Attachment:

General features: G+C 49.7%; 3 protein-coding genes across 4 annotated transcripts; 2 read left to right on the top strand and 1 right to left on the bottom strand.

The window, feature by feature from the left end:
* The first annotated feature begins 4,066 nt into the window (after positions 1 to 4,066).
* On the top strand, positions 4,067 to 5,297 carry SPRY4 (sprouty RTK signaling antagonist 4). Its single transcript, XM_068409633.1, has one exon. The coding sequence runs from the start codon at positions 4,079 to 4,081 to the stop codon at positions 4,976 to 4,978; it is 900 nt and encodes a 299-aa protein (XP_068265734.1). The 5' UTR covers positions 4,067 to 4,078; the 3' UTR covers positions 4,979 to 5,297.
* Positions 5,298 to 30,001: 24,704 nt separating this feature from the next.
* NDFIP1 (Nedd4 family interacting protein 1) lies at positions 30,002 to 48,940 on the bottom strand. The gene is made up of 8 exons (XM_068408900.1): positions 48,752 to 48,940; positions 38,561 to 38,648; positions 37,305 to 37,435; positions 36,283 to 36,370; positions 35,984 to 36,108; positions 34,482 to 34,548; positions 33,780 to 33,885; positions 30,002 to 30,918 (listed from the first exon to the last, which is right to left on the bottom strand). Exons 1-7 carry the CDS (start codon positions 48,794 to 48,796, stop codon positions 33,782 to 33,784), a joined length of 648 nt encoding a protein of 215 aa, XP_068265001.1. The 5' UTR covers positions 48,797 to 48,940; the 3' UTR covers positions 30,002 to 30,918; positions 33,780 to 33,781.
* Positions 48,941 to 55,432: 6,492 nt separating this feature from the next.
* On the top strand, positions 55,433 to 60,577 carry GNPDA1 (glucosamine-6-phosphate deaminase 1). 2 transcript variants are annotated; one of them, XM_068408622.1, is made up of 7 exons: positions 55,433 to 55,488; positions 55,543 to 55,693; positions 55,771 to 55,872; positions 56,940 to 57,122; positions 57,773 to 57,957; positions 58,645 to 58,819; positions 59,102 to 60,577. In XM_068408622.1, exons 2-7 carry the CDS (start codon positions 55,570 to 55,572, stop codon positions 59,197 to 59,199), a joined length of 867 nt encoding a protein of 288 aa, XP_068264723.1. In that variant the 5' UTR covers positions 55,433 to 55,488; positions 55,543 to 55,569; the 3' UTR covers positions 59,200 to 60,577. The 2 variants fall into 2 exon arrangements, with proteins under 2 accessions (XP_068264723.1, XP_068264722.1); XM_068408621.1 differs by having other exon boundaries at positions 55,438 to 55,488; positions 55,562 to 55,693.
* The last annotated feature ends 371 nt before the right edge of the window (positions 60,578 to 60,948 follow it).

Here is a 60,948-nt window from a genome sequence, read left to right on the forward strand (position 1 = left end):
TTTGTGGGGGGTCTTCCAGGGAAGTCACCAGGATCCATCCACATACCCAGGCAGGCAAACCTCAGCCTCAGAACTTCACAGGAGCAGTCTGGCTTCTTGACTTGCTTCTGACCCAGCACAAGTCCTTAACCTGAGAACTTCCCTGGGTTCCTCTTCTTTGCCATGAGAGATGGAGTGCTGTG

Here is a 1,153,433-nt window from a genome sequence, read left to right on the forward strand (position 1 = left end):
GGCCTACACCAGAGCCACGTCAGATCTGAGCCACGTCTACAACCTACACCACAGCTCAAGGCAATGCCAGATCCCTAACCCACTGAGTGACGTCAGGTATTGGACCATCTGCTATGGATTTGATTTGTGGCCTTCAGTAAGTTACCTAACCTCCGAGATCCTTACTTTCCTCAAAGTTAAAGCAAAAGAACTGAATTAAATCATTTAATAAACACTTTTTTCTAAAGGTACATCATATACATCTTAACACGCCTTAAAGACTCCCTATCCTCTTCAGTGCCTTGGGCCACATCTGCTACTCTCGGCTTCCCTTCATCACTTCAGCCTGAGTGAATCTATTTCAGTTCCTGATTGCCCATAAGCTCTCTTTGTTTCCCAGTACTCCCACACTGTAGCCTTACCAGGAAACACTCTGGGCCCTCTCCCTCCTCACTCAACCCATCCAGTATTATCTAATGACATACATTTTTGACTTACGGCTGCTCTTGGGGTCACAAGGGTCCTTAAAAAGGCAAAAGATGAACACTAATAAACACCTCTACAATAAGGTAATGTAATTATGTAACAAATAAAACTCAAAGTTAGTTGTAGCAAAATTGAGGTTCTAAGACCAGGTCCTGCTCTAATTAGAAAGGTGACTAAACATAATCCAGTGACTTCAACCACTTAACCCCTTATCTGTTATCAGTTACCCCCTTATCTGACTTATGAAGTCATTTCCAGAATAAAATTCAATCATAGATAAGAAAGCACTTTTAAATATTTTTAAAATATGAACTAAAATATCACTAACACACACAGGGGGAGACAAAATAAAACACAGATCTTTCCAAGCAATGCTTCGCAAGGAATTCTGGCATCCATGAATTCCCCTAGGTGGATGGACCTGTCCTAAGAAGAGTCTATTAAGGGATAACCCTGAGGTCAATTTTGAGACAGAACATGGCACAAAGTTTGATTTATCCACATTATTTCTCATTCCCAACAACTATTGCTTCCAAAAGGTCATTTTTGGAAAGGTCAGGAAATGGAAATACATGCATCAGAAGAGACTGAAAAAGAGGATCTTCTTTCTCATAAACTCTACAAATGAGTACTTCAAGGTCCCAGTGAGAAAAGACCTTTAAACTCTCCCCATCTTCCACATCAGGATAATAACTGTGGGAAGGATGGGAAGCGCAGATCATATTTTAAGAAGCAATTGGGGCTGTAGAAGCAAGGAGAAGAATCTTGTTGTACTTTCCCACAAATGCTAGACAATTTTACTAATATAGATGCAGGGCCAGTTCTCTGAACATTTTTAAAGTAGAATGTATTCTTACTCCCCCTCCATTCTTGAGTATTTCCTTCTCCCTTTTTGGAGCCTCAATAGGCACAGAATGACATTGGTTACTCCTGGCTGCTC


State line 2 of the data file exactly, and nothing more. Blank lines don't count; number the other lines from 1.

The window, feature by feature from the left end: